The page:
[PATCH] clang-format: [JS] Better support for fat arrows.

Martin Probst martinprobst at google.com
Thu May 21 05:02:55 PDT 2015


Comment at: lib/Format/UnwrappedLineParser.cpp:885-887
@@ -884,1 +884,5 @@
     case tok::equal:
+      // Fat arrows (=>) have TokenKind tok::equal. The always start an
+      // expression or a child block if followed by a curly.
+      if (FormatTok->is(TT_JsFatArrow)) {
+        nextToken();
klimek wrote:
> Seems like they have TokenKind TT_JsFatArrow now.
It has TokenType TT_JsFatArrow, but tok::TokenKind tok::equal. Don't blame me, I'm just the messenger :-)

Updated the comment to be explicit about tok::TokenKind.

Comment at: lib/Format/UnwrappedLineParser.cpp:1044-1045
@@ -1020,1 +1043,4 @@
+void UnwrappedLineParser::parseBalanced(tok::TokenKind OpenKind,
+                                        tok::TokenKind CloseKind) {
+  int Depth = 1;
klimek wrote:
> Most of the time we enter parse* functions with the first token of that projection. In this case, I'd expect the current token still be the OpenKind.
Done, that's better indeed.

Comment at: lib/Format/UnwrappedLineParser.cpp:1048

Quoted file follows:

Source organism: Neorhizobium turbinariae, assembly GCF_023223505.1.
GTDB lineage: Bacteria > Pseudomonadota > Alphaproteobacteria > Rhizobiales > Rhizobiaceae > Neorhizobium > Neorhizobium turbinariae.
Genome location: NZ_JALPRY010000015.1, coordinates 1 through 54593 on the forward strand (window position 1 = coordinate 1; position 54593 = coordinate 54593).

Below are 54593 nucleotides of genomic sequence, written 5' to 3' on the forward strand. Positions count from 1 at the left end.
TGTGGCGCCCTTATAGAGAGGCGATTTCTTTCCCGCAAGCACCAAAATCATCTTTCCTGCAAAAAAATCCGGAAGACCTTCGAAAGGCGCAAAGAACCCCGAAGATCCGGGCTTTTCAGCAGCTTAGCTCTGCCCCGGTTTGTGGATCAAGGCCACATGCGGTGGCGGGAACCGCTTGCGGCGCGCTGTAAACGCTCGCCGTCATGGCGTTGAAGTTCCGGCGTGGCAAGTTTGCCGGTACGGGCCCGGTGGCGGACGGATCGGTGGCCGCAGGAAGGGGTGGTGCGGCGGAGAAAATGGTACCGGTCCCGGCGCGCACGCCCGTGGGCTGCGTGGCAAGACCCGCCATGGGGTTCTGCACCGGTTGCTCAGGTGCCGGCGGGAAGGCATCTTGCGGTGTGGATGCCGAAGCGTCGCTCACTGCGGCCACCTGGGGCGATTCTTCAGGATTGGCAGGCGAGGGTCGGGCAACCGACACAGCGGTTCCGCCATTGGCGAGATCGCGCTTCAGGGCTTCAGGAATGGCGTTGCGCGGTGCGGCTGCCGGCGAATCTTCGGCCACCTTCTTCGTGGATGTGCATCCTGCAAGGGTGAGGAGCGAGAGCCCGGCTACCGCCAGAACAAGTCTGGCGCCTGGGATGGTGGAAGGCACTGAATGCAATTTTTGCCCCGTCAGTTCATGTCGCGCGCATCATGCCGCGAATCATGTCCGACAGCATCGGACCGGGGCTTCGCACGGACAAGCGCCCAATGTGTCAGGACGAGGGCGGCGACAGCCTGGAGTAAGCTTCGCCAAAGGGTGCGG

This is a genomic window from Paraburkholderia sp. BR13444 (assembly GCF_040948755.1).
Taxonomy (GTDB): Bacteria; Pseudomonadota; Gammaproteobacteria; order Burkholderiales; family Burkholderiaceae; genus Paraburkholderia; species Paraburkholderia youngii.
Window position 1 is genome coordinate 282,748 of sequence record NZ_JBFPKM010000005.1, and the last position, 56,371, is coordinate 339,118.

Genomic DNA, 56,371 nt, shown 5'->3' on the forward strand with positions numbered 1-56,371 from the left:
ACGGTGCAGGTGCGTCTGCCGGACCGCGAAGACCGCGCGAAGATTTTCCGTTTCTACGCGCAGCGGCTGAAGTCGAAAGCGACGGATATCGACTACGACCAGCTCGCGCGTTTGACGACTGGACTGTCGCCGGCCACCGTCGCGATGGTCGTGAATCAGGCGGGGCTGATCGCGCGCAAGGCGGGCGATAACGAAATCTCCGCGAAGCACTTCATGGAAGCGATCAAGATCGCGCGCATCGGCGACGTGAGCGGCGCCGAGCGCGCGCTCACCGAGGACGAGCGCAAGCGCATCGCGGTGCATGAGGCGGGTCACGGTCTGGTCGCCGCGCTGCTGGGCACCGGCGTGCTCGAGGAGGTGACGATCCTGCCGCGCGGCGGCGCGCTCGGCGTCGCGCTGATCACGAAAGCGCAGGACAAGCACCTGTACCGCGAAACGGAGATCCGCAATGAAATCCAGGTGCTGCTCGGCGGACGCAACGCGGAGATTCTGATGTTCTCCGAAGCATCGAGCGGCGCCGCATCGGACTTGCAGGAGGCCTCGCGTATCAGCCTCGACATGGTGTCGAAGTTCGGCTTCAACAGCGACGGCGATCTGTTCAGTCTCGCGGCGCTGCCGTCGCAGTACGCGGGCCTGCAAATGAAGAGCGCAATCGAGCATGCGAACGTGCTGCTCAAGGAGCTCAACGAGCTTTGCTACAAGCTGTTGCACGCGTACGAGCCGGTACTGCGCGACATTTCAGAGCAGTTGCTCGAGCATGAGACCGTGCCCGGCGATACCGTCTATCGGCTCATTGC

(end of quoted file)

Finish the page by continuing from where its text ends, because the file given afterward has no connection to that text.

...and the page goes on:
@@ +1047,3 @@
+  while (Depth > 0 && !eof()) {
+    // Parse the formal parameter list
+    if (FormatTok->is(OpenKind)) {
klimek wrote:
> Nit: add '.'

Comment at: lib/Format/UnwrappedLineParser.cpp:1050
@@ +1049,3 @@
+    if (FormatTok->is(OpenKind)) {
+      Depth++;
+    } else if (FormatTok->is(CloseKind)) {
klimek wrote:
> Use pre-increment in C++.

Comment at: lib/Format/UnwrappedLineParser.h:110-114
@@ -109,2 +109,7 @@
   void tryToParseJSFunction();
+  // Parses tokens until encountering the CloseKind token, but balances tokens
+  // when encountering more OpenKind tokens. Useful for e.g. parsing a curly
+  // brace delimited block that can contain nested blocks.
+  // The parser must be positioned just past a token of OpenKind.
+  void parseBalanced(tok::TokenKind OpenKind, tok::TokenKind CloseKind);
   void addUnwrappedLine();
klimek wrote:
> a) use doxygen comments for functions
> b) we usually don't have nested parens or nested blocks where there can't be anything in we'd want to parse explicitly; I assume you know what you're doing for JS here, but I find that really curious
(a): done.
(b): this matches what the code used to do before. In the positions where I call it, there can never be stuff that belongs on separate lines (it's within a formal parameter list or within inline type declarations). I'm not 100% certain this will always be the best thing to do, but it's definitely not a regression and I cannot come up with a case where it'd be wrong right now.



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